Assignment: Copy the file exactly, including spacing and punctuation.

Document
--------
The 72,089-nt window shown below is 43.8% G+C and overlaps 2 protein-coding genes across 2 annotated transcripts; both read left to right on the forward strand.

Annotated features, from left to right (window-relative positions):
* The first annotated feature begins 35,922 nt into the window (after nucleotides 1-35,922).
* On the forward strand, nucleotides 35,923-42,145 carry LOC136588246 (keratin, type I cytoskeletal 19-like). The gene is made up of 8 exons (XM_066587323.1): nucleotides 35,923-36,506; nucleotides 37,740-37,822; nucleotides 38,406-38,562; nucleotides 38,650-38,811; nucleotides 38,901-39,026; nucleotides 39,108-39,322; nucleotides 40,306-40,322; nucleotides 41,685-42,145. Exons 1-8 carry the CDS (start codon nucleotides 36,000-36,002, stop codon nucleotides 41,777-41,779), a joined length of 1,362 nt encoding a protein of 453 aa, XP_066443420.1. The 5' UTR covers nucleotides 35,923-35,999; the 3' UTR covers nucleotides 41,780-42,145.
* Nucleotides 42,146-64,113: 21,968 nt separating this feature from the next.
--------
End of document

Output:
The 72,089-nt window shown below is 43.8% G+C and overlaps 2 protein-coding genes across 2 annotated transcripts; both read left to right on the forward strand.

Annotated features, from left to right (window-relative positions):
* The first annotated feature begins 35,922 nt into the window (after nucleotides 1-35,922).
* On the forward strand, nucleotides 35,923-42,145 carry LOC136588246 (keratin, type I cytoskeletal 19-like). The gene is made up of 8 exons (XM_066587323.1): nucleotides 35,923-36,506; nucleotides 37,740-37,822; nucleotides 38,406-38,562; nucleotides 38,650-38,811; nucleotides 38,901-39,026; nucleotides 39,108-39,322; nucleotides 40,306-40,322; nucleotides 41,685-42,145. Exons 1-8 carry the CDS (start codon nucleotides 36,000-36,002, stop codon nucleotides 41,777-41,779), a joined length of 1,362 nt encoding a protein of 453 aa, XP_066443420.1. The 5' UTR covers nucleotides 35,923-35,999; the 3' UTR covers nucleotides 41,780-42,145.
* Nucleotides 42,146-64,113: 21,968 nt separating this feature from the next.